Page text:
Early Warning, Early Response: Lessons from Sri Lanka

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Madhawa "Mads" Palihapitiya is the Associate Director of a research institute at the University of Massachusetts Boston. He is the former Director of Programs at the Foundation for Co-Existence in Sri Lanka where he engaged in high-risk mediation and violence prevention efforts, including co-creating a state-of-the-art conflict early warning and early response system during the civil war in Sri Lanka. 2

Most community-based violence can be prevented if the right information is delivered to the right stakeholders, at the right time, in the right format, enabling the stakeholders to take the right actions. Early warning that leads to preventive action is effective in reducing community-based violence, especially cyclical violence. Using local knowledge is crucial for early warning and response to be successful at the community level. The early warning system developed in Sri Lanka shows that community-based early warning and response can be successful in preventing violence from escalating.

Soon after the signing of the 2002 Cease-Fire Agreement (CFA) to end a three-decade long civil war between the government of Sri Lanka and the Liberation Tigers of Tamil Eelam (LTTE), the Foundation for Co-Existence (FCE) implemented a citizen-based conflict early warning system for the volatile eastern province. The violence in this region started when 14 crosses in an eastern town were destroyed.  Religious violence soon became communal violence and spread throughout the three districts in that province. The violence there was so severe that it threatened to derail the entire peace process. Experts later realized that the violence could have been prevented and the threat to the CFA averted had the communities used an early warning system that systematically collected, verified, and conveyed early warning signs for preventive action.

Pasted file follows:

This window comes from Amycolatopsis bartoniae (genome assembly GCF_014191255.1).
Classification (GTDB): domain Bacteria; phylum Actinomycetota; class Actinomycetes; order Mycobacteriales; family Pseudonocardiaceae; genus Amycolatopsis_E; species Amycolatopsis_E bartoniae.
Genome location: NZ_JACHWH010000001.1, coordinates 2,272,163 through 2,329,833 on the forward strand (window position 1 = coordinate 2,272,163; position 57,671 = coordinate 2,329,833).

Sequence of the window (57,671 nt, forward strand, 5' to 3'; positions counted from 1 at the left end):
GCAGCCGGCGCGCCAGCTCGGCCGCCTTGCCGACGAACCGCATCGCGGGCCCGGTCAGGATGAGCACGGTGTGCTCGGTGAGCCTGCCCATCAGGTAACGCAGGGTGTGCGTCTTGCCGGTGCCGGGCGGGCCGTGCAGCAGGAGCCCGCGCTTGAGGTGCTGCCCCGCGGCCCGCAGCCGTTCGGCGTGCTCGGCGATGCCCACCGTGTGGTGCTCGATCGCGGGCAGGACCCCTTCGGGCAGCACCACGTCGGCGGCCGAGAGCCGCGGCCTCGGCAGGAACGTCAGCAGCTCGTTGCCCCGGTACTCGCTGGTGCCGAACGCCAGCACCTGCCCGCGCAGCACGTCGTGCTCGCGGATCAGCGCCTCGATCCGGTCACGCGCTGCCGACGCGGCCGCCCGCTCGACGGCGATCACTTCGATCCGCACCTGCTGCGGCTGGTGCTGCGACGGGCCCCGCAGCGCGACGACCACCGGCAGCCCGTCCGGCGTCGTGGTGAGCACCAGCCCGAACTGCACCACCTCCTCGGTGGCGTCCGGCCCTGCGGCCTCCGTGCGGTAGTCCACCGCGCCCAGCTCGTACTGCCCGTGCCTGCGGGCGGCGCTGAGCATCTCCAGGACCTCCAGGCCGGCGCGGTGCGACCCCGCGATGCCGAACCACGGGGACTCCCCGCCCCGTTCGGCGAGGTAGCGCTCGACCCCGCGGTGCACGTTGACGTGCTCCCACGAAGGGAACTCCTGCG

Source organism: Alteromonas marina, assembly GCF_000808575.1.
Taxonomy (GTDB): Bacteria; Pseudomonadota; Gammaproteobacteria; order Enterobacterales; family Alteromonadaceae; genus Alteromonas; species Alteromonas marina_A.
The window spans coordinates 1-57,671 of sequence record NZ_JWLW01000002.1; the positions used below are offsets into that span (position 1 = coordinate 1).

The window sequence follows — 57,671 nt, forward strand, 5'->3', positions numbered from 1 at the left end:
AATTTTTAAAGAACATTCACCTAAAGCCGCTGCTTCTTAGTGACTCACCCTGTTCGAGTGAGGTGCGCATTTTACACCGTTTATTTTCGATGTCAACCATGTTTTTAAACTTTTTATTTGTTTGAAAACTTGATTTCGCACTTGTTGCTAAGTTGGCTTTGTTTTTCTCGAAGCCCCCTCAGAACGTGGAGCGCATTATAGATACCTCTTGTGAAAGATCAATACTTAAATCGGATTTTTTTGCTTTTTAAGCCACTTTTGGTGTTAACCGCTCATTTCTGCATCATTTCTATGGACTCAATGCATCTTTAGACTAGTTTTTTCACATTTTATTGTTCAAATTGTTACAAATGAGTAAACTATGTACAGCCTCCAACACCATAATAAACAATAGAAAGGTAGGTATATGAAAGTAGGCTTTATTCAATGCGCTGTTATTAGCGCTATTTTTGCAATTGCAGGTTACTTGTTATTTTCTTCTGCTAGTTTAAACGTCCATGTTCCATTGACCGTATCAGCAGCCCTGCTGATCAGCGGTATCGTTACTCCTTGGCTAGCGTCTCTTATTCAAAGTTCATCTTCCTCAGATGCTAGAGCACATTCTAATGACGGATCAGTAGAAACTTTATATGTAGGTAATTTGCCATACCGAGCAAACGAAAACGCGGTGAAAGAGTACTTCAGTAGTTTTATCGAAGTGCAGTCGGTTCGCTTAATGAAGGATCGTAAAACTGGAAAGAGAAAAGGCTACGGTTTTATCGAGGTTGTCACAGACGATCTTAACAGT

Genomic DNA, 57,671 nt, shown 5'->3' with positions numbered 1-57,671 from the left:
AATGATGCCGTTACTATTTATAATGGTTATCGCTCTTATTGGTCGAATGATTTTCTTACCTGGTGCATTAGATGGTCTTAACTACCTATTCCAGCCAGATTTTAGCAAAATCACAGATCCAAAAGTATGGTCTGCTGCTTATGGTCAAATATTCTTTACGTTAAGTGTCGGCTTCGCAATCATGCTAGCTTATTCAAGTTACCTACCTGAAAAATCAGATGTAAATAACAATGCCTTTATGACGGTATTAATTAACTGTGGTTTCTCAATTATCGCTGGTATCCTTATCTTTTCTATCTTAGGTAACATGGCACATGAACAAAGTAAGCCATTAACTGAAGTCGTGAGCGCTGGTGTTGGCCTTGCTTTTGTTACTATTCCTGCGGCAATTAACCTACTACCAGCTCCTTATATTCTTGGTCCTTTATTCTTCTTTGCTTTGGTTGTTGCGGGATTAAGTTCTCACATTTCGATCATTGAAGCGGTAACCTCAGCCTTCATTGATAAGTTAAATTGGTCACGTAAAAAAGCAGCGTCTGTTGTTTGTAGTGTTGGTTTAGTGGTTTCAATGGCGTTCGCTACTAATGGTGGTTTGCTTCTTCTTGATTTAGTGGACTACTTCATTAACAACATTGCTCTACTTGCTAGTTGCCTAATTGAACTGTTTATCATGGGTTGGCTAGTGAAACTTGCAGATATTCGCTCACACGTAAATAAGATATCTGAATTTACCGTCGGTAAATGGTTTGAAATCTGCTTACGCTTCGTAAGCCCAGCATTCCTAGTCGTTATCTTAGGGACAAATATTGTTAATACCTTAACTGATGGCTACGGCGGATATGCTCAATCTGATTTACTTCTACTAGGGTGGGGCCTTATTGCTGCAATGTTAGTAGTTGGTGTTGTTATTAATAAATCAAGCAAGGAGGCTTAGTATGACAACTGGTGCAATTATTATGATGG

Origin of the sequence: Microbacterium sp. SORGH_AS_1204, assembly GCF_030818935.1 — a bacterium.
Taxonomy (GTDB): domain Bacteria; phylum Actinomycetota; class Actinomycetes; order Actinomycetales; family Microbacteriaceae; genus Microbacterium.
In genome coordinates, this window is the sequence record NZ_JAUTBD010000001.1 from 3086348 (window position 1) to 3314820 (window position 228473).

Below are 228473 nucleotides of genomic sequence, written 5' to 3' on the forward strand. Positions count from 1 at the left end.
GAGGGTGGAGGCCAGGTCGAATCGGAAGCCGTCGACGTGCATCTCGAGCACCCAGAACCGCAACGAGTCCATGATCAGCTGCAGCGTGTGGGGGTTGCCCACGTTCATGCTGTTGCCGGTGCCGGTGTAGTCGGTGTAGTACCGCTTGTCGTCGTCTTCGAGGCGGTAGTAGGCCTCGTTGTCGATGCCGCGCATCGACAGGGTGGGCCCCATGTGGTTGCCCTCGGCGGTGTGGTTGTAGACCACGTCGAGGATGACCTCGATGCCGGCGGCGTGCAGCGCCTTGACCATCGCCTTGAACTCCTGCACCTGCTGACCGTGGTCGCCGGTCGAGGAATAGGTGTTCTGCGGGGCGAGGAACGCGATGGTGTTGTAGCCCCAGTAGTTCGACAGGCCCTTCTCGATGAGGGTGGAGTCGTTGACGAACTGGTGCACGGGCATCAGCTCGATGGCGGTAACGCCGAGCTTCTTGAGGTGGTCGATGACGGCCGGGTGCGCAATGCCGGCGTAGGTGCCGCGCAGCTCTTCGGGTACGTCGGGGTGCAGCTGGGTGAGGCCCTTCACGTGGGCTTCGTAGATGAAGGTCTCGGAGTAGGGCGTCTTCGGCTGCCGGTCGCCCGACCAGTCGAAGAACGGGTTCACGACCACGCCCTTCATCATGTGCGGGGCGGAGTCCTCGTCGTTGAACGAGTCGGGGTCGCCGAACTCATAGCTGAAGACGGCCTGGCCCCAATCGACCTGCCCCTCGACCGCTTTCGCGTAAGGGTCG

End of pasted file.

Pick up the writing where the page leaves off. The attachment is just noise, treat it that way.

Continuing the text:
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The FCE early warning system was a “third-generation early warning system”—the first such system to be developed and used exclusively by local actors within a conflict zone. Unlike the first and second generations of early warning systems, whose actors and approaches originated outside the conflict region, third generation systems relied heavily on local expertise and comprised local actors who monitored, evaluated, and implemented activities within the zone. Statistical indicators of violence and also peace were developed to analyze and predict the tendency for violence. These indicators were designed at the local level by communities themselves, unlike the country-level indicators that first and second generation early warning systems relied on. In addition to monitoring newspapers, websites, and other public media, the third generation early warning system developed in Sri Lanka monitored handbills, hate speech, and other highly localized events while also relying on daily situation reports from highly trained field officers.